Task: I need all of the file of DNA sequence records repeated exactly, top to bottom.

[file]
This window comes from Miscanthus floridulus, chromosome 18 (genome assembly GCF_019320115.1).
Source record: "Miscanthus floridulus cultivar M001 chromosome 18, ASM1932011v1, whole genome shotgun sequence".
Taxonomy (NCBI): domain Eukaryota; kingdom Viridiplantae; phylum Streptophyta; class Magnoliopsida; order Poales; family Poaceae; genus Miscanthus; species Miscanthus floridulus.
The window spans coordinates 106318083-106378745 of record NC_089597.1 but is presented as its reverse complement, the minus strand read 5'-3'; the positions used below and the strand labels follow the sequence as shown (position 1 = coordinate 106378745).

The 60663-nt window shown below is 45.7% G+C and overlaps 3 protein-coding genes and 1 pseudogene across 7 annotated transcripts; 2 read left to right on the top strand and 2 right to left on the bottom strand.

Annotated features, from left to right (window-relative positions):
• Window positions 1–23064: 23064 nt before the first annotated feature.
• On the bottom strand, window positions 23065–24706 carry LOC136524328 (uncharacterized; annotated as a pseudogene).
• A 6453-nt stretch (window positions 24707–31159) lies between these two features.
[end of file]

This window comes from Miscanthus floridulus, chromosome 18 (genome assembly GCF_019320115.1).
Source record: "Miscanthus floridulus cultivar M001 chromosome 18, ASM1932011v1, whole genome shotgun sequence".
Taxonomy (NCBI): domain Eukaryota; kingdom Viridiplantae; phylum Streptophyta; class Magnoliopsida; order Poales; family Poaceae; genus Miscanthus; species Miscanthus floridulus.
The window spans coordinates 106318083-106378745 of record NC_089597.1 but is presented as its reverse complement, the minus strand read 5'-3'; the positions used below and the strand labels follow the sequence as shown (position 1 = coordinate 106378745).

The 60663-nt window shown below is 45.7% G+C and overlaps 3 protein-coding genes and 1 pseudogene across 7 annotated transcripts; 2 read left to right on the top strand and 2 right to left on the bottom strand.

Annotated features, from left to right (window-relative positions):
• Window positions 1–23064: 23064 nt before the first annotated feature.
• On the bottom strand, window positions 23065–24706 carry LOC136524328 (uncharacterized; annotated as a pseudogene).
• A 6453-nt stretch (window positions 24707–31159) lies between these two features.